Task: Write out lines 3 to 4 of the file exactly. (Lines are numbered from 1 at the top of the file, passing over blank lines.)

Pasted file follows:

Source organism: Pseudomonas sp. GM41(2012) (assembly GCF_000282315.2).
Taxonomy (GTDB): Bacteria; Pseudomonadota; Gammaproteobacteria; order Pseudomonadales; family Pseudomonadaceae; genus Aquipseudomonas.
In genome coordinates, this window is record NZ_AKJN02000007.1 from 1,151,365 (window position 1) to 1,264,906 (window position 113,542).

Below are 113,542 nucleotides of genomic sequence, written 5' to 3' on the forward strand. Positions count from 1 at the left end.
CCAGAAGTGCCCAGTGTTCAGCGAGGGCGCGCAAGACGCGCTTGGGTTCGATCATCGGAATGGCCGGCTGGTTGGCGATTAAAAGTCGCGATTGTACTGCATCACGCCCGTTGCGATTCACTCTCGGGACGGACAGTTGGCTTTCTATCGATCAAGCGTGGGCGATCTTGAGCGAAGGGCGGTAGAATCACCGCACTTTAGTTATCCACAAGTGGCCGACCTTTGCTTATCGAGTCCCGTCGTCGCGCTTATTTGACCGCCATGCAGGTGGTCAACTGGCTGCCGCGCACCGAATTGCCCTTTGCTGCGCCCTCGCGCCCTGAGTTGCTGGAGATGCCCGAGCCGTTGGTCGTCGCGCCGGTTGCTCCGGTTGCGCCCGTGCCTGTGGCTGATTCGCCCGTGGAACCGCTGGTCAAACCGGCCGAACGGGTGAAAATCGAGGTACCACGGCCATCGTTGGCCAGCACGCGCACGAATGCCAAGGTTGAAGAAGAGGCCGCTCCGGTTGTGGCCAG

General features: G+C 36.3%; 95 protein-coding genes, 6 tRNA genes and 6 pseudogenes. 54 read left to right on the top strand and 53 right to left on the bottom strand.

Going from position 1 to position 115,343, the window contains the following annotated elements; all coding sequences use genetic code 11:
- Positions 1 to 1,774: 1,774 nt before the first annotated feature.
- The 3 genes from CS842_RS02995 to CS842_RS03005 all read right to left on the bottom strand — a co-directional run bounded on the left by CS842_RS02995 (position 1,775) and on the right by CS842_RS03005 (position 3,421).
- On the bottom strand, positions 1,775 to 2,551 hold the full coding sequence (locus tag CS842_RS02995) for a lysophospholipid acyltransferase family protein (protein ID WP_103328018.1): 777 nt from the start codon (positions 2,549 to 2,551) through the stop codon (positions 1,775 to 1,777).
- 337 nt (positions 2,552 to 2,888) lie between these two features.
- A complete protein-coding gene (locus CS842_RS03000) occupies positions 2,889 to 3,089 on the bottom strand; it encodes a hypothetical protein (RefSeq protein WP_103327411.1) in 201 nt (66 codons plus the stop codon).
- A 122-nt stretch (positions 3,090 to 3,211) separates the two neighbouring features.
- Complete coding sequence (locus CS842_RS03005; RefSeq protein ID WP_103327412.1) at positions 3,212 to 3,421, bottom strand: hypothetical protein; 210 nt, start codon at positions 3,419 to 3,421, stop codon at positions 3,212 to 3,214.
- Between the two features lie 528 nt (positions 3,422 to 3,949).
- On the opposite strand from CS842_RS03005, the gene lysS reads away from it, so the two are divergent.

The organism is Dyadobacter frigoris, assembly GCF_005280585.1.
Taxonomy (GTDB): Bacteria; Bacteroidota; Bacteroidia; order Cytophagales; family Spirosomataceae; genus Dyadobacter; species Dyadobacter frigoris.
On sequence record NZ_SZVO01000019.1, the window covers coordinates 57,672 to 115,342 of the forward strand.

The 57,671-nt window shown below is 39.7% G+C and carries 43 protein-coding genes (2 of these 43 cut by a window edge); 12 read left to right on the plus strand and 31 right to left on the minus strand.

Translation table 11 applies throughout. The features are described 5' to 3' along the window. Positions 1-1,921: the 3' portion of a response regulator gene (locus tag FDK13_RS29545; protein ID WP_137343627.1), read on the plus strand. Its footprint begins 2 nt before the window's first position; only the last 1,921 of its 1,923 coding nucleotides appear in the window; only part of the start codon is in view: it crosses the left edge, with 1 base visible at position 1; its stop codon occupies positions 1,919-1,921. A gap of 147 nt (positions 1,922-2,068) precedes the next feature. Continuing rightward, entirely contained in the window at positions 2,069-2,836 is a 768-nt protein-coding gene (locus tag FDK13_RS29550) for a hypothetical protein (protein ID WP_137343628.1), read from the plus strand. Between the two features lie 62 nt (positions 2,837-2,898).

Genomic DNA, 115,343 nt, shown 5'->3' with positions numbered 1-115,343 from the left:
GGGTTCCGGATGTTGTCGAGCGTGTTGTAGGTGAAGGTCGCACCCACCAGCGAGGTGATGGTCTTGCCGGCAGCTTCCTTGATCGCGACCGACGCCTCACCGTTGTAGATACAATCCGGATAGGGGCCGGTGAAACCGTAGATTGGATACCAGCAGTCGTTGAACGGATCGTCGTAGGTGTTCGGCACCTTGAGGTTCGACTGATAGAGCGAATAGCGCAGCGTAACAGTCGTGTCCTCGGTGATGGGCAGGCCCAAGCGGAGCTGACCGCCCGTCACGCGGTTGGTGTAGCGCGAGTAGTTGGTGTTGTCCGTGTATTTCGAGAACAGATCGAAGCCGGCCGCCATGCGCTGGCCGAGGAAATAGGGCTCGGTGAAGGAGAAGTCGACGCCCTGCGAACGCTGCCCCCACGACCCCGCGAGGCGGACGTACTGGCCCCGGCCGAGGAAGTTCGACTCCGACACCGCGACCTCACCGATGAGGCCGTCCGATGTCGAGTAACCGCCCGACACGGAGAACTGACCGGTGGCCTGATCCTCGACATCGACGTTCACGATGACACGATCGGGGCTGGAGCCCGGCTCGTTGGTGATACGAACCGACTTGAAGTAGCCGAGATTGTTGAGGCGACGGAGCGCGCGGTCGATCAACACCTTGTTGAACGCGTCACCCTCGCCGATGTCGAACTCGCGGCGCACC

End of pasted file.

In genome coordinates, this window is record NZ_AKJN02000007.1 from 1,151,365 (window position 1) to 1,264,906 (window position 113,542).

Below are 113,542 nucleotides of genomic sequence, written 5' to 3' on the forward strand. Positions count from 1 at the left end.